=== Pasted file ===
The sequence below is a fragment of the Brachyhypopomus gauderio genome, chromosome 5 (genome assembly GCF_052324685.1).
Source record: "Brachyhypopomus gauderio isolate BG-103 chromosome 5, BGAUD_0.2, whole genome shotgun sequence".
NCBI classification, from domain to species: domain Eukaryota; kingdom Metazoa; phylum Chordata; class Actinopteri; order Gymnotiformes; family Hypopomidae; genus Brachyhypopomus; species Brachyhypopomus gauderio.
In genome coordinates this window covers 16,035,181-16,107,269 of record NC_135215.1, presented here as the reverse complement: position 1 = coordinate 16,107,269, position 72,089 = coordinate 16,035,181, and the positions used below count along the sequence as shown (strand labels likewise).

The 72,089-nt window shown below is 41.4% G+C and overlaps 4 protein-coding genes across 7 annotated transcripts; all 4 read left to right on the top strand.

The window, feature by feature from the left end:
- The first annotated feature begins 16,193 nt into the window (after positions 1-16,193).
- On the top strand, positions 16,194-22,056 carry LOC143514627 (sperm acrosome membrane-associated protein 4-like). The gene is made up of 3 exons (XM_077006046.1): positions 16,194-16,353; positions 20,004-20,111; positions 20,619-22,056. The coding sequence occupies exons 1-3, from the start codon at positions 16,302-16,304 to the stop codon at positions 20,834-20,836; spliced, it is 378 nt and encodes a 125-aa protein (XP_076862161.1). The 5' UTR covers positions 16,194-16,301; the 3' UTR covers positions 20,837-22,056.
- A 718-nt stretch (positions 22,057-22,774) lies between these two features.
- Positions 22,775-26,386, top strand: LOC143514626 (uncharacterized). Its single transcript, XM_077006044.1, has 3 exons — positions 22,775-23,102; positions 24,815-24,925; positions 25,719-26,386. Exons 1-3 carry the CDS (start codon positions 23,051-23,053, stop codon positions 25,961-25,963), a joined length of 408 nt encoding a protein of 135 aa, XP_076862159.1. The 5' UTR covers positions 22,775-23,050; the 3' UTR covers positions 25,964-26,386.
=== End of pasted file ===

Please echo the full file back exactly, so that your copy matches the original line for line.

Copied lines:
The sequence below is a fragment of the Brachyhypopomus gauderio genome, chromosome 5 (genome assembly GCF_052324685.1).
Source record: "Brachyhypopomus gauderio isolate BG-103 chromosome 5, BGAUD_0.2, whole genome shotgun sequence".
NCBI classification, from domain to species: domain Eukaryota; kingdom Metazoa; phylum Chordata; class Actinopteri; order Gymnotiformes; family Hypopomidae; genus Brachyhypopomus; species Brachyhypopomus gauderio.
In genome coordinates this window covers 16,035,181-16,107,269 of record NC_135215.1, presented here as the reverse complement: position 1 = coordinate 16,107,269, position 72,089 = coordinate 16,035,181, and the positions used below count along the sequence as shown (strand labels likewise).

The 72,089-nt window shown below is 41.4% G+C and overlaps 4 protein-coding genes across 7 annotated transcripts; all 4 read left to right on the top strand.

The window, feature by feature from the left end:
- The first annotated feature begins 16,193 nt into the window (after positions 1-16,193).
- On the top strand, positions 16,194-22,056 carry LOC143514627 (sperm acrosome membrane-associated protein 4-like). The gene is made up of 3 exons (XM_077006046.1): positions 16,194-16,353; positions 20,004-20,111; positions 20,619-22,056. The coding sequence occupies exons 1-3, from the start codon at positions 16,302-16,304 to the stop codon at positions 20,834-20,836; spliced, it is 378 nt and encodes a 125-aa protein (XP_076862161.1). The 5' UTR covers positions 16,194-16,301; the 3' UTR covers positions 20,837-22,056.
- A 718-nt stretch (positions 22,057-22,774) lies between these two features.
- Positions 22,775-26,386, top strand: LOC143514626 (uncharacterized). Its single transcript, XM_077006044.1, has 3 exons — positions 22,775-23,102; positions 24,815-24,925; positions 25,719-26,386. Exons 1-3 carry the CDS (start codon positions 23,051-23,053, stop codon positions 25,961-25,963), a joined length of 408 nt encoding a protein of 135 aa, XP_076862159.1. The 5' UTR covers positions 22,775-23,050; the 3' UTR covers positions 25,964-26,386.